Safe Harbor Statement
This press release contains forward-looking statements within the meaning of the Private Securities Litigation Reform Act of 1995, including statements relating to the potential impact of the new NCCN guidelines and the potential benefits of increased access to genetic testing. Forward-looking statements are subject to risks and uncertainties that could cause actual results to differ materially, and reported results should not be considered as an indication of future performance. These risks and uncertainties include, but are not limited to: the company's history of losses; the company's ability to compete; the company's failure to manage growth effectively; the company's need to scale its infrastructure in advance of demand for its tests and to increase demand for its tests; the company's ability to use rapidly changing genetic data to interpret test results accurately and consistently; security breaches, loss of data and other disruptions; laws and regulations applicable to the company's business; and the other risks set forth in the company's filings with the Securities and Exchange Commission, including the risks set forth in the company's Quarterly Report on Form 10-Q for the quarter ended March 31, 2022. These forward-looking statements speak only as of the date hereof, and Invitae Corporation disclaims any obligation to update these forward-looking statements.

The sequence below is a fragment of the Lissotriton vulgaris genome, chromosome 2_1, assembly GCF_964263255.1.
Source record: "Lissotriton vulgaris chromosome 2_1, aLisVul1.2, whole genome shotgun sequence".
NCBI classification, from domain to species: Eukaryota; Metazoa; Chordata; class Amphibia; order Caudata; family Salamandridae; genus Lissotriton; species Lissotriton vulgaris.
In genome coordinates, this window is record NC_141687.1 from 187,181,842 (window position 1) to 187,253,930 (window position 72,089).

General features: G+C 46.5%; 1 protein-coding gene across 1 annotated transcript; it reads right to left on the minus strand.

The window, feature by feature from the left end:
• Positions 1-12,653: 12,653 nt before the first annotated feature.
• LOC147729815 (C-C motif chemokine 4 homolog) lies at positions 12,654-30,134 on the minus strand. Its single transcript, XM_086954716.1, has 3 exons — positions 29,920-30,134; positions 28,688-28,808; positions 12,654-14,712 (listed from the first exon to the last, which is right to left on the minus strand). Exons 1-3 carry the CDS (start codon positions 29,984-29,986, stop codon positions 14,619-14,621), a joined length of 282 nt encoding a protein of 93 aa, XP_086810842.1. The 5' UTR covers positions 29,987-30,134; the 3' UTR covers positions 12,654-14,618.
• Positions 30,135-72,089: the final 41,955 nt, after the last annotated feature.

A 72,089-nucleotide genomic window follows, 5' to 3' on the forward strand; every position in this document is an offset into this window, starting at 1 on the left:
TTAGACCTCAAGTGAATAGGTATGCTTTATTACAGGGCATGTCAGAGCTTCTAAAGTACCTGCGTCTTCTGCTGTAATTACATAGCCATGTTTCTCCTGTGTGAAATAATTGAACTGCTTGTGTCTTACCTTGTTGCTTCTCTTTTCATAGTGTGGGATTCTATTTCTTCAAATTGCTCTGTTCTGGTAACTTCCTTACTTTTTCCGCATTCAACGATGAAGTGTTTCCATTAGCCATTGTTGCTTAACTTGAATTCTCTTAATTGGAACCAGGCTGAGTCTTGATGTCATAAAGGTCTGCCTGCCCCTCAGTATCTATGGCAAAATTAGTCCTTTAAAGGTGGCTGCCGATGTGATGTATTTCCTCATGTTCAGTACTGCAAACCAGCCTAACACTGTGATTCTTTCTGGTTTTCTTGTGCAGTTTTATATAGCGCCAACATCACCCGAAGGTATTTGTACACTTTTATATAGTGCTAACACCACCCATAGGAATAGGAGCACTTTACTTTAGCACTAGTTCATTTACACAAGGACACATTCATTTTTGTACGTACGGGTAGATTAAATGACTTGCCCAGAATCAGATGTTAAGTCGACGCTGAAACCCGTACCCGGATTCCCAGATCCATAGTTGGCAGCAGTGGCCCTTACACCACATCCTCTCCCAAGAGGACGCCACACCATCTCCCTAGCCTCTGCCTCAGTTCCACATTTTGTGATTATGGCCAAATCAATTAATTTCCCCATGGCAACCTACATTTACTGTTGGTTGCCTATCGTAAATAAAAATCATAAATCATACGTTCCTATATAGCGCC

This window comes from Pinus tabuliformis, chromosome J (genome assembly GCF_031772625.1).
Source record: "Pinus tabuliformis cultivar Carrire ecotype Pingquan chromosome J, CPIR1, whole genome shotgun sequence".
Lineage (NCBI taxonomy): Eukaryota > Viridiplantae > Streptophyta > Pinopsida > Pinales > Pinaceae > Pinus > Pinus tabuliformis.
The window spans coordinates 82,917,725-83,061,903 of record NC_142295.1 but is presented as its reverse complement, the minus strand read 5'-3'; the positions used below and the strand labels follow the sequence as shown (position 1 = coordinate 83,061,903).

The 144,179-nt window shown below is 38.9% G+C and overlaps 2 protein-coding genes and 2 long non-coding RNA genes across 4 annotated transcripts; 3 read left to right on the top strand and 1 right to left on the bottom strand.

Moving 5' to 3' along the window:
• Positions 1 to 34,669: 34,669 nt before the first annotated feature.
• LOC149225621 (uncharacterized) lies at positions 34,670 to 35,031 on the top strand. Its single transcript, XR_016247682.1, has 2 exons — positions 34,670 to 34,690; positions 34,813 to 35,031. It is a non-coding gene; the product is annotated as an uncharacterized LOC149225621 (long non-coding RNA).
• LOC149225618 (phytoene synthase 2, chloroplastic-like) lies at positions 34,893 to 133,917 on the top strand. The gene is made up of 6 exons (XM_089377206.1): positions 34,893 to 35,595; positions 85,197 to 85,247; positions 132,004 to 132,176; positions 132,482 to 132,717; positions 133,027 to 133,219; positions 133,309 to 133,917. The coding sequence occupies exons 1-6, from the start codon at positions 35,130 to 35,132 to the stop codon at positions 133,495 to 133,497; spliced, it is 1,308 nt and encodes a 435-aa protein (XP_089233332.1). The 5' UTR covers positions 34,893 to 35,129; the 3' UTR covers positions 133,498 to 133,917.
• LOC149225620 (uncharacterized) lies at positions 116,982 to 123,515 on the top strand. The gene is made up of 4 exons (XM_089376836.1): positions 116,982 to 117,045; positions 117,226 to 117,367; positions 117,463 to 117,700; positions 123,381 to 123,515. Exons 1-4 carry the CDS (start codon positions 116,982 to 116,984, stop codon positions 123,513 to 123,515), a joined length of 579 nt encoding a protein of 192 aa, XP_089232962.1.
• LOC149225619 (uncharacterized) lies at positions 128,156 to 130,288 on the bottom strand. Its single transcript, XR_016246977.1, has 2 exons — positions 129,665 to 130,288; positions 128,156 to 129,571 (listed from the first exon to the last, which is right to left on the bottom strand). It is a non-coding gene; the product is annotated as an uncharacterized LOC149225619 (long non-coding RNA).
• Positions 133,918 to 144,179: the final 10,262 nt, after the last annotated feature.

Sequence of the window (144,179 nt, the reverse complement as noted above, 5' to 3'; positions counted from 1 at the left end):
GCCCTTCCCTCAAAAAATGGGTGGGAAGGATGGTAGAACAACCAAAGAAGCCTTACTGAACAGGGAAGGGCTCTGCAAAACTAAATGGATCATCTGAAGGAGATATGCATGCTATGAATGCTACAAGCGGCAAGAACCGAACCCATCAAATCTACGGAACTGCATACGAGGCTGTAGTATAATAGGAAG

SOURCE Invitae Corporation